If you ask those questions, just honestly, of every passage, you will always have to come up with a redemptive answer. Because if God is perfect, and I’m not, God’s got to provide an answer. How did the sacred writings make Timothy wise unto salvation? It’s the same path that he would follow that Paul talks about in Galatians. “Remember, that the law was our schoolmaster, our pedagogue, the thing that came alongside to lead us to Christ.” I begin to recognize if I cannot be what a holy God requires, he’s got to make a way.

He’s got to provide an answer. And so Paul says to Timothy, even as he speaks about the glories of the Word of God, “And this has made you wise, about who God is about who you are, so that you will know your salvation is by faith in someone other than you, in Christ Jesus.”

Do you get the big picture? This Word of God is by its very nature revealing the voice and the hand of God to sinful people. And in doing so is necessarily revealing the heart of God. And when you have the voice, and the hand, and the heart of God, who do you have?

You have Jesus. Jesus, by his word, is present to his people by the proclamation of his word. And for a timid Timothy who must endure so much, when he knows that, he can endure anything.

I think how these truths come together, not just in the New Testament, but even in the old. You know, that verse we all love from Psalm 42, “As the deer pants for water, so my soul thirst for thee, O God.” There’s an interesting reflection of that in Psalm 119:131, where the Psalmist says, “I open my mouth and pant for your commandments, O God.

Now think about that. Why would you thirst for commandments? Because God, in His Word, is revealing Himself. His goodness, His nature, His ways, His heart. And when we begin to perceive that, in the same way our hearts thirst for God, that thirst is being slacked, is being helped by the actual presentation of the Word of God that says all about God we need to know and is actually presenting Him to His people.

Then, we recognize our thirst and their thirst is being satisfied by this Word. How do we give them the Word? Preach the Word. That’s what it says. Preach the word and the water of life flows into the church and into the hearts of our people. I don’t think I perceived it so clearly as when a few years ago a friend of mine talked about his conversion.

He’d been a pastor in a denomination that did not accept the inspiration and inerrancy of Scripture. Still, as a pastor, he decided that he would take a trip to the Holy Land. And so he signed up for a tour and he signed up his girlfriend to go with him. And the two of them went on this tour of the Holy Land, not recognizing that the tour was being conducted by a bunch of evangelical preachers who were there, not with their girlfriends, but with their wives.

He said he and his girlfriend decided that they would be very low key, which meant as they went to the various sites in Israel, you know, their different ministers would, kind of, share each day explaining something, a devotional or something about the site and they would do that.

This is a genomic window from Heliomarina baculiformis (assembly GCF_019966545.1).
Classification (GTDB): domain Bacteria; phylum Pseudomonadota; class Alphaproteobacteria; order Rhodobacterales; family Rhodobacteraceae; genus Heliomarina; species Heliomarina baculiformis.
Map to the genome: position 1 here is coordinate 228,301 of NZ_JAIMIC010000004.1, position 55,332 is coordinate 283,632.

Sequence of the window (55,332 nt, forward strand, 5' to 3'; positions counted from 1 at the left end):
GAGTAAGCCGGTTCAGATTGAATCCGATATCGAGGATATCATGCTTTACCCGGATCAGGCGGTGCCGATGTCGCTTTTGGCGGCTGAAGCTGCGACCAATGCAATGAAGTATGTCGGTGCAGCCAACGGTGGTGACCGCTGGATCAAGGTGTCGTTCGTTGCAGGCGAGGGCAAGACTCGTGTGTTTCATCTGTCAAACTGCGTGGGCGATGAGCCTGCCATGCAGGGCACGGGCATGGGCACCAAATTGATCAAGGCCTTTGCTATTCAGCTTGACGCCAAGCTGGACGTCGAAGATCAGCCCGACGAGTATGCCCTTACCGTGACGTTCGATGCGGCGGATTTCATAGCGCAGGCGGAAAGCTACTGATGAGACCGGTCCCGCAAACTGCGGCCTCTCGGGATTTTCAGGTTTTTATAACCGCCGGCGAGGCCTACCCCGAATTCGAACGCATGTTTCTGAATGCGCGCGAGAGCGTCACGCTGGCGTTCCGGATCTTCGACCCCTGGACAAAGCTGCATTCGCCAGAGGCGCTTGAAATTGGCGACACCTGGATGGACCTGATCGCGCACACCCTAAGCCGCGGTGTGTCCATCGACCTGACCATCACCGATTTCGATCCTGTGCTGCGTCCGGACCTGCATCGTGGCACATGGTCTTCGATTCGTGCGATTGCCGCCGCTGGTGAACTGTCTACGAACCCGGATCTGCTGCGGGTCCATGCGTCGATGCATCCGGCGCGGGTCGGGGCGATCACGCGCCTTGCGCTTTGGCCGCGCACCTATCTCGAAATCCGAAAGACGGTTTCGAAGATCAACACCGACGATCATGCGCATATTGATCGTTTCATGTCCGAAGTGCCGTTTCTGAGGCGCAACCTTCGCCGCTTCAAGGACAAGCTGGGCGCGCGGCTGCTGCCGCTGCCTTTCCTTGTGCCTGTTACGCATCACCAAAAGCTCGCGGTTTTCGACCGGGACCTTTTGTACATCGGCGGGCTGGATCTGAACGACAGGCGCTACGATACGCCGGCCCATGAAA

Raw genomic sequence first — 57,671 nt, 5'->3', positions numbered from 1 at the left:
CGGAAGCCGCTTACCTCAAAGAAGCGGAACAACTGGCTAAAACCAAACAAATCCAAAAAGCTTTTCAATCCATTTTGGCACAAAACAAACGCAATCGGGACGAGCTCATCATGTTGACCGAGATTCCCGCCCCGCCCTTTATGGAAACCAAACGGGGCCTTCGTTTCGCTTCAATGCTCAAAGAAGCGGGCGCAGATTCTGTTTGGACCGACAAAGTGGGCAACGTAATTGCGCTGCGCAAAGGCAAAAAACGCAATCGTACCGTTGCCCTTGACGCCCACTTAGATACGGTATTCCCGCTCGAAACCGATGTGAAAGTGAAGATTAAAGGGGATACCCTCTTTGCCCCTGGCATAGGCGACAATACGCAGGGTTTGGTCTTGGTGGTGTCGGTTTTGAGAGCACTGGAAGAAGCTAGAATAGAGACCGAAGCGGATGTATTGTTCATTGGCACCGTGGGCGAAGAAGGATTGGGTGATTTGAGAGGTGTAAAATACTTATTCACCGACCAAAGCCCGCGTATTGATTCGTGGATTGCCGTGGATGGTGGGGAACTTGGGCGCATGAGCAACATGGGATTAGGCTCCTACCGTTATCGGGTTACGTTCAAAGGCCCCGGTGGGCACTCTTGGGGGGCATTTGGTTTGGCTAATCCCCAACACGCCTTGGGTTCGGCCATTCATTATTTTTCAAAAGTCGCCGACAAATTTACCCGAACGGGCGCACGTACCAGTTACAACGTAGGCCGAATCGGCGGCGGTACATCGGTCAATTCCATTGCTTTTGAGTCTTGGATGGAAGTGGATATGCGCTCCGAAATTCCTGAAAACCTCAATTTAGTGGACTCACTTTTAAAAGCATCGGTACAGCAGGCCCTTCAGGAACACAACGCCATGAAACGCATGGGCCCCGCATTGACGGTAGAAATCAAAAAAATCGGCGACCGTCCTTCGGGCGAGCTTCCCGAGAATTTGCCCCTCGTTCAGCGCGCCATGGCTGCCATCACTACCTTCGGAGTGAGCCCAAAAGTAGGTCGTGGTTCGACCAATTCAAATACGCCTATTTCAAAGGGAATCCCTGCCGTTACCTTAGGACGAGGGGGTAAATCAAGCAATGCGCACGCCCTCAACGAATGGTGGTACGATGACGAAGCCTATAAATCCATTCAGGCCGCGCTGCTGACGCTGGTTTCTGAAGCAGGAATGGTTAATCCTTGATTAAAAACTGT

They were finally at the end of the tour. And they went to that place known as the Garden Tomb in Jerusalem, one of the places where it’s reputed that Jesus may have risen from the dead in that place. And as often happens, the group decided to celebrate the Lord’s Supper there in the Garden Tomb. And they want to know who would do it. They said to my friend, “You haven’t done anything yet. Why don’t you celebrate the Lord’s Supper and officiate for us today?”

He broke the bread, poured the wine, said the words, and was overwhelmed with the reality that what he was saying and doing he had not till that moment actually believed, that by these elements you do show forth the death of the Lord Jesus until he comes.

He said, in actually handling the elements. He recognized the importance of all that God had promised that his soul was dependent upon the ministry of his savior. And he believed, for the first time, in the reality of the death and resurrection of Jesus Christ. The rest of the ministers spent part of the afternoon wandering among the beautiful flowers of the garden tomb.

He said he didn’t do any of that. He said, “I went right back to the bus and I sat, desperately waiting for them to come because for the first time in my life, I was thirsty for the Word of God and I knew in my hotel room there would be a Bible. I had to get to God. How would he do that? By getting to His Word.

If you recognize that, that your people are thirsty for God, and the way that you give them Him is by preaching the word, then you understand the glory of knowing what Paul is actually saying here when he says, “I charge you in the presence of God in Christ Jesus, who’s to judge the living and the dead, by his appearing, and by his kingdom.”

Preach the word, because when you do, you give them Jesus. When they are thirsty, give them Jesus. How do you do that? Preach the word. And when they are alone, give them the voice of Jesus. How do you do that?

Preach the word, because when you do, you give them Jesus

Preach the word. And when they are afraid, how do you give them the hand of Jesus? Preach the word. And when they are defiled, and they say, “Give me Jesus,” how do you give them his heart?

Preach the word. The voice, and the hand, and the heart of Jesus will be present again as you preach the word. Pray with me.

Father, for these who gather, all of us, who must learn afresh, the nature of the book, teach us its goodness and grace as it is revelatory not only of a voice of long ago, but a voice yet resounding in the church by those faithful to the truths herein. Father, so work in us that we might delight, take courage and hope in this reality, that when we preach the word, Jesus is present among his people through us to do your work. So work your word on us this day we pray in Jesus’ name, amen.